"Grosvenor is clearly now a master of the keyboard, but he wears that authority lightly; there is little of the superstar temperament about him. But his Shostakovich is secure and confident, often lyrical and certainly dramatic when required."

- The Arts Desk, September 2015

 

"Grosvenor dived into each piece, seeking out the innermost secrets of their harmonies with a degree of maturity found in only the giants of the keyboard."

- El Mundo, June 2015

 

"Shostakovitch’s Concerto For Piano And Trumpet was brisker and brassier with motor rhythms and few lyrical moments. It is very technically demanding which Benjamin Grosvenor hardly seemed to notice. The brilliant young pianist gave a terrific account, ably abetted by trumpeter Gareth Small."

- The Argus, May 2015

 

“An artist with infallible musical instincts and remarkable emotional range”

- Ottawa Citizen, May 2015

 

"His technical prowess is peerless, as reflected by the ease with which the torrential octaves and arpeggios were tossed off; his inner sensibility and ability to craft breathing lines out of printed notes underline his standing as one of the greatest musicians of our generation."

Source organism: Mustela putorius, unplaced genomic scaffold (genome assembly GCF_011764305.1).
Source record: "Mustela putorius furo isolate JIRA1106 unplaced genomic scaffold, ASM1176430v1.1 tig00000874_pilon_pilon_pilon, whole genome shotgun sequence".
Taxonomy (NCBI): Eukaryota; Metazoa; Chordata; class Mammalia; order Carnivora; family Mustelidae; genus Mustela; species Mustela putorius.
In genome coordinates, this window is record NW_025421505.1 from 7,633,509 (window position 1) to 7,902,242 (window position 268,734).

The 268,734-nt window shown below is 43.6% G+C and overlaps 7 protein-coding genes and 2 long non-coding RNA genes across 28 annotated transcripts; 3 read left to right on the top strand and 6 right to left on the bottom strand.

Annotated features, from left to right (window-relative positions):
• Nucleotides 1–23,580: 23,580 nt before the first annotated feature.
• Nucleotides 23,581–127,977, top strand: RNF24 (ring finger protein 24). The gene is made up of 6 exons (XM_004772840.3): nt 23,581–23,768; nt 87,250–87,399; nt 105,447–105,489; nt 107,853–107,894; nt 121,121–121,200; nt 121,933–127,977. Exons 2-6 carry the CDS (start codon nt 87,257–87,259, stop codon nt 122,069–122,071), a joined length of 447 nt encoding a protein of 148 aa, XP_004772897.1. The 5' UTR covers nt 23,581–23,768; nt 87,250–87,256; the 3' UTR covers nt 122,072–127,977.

- The Straits Times, April 2015

 

"The great soloist Benjamin Grosvenor presented a lyrical, almost playful interpretation [Beethoven Concerto No.3]. Each trill, every sixteenth note was treated by the young British pianist with care.  Nevertheless, he did not lose himself in details, but had the whole and its requisite fluctuations of pulse in mind – even in the cadenza.  To the extraordinary solo opening of the Largo he brought fragility.  Above the bass he floated the melody line, making his right hand sing.  And as he whirled with playful ease through the Rondo Finale – the solos dovetailing perfectly with the Tutti entries – a Beethoven of pure bliss unfolded."

- Badische Zeitung, March 2015

 

"Pianist Benjamin Grosvenor unleashed the subtlest of dynamics and blessed them with just the right tempi during his performance on Monday evening (March 9) at Lincoln Hall at part of Portland Piano International recital’s series. His meticulous artistry brought out the essence of each piece on the program in an intimate way that made listening to the music a life-enhancing experience."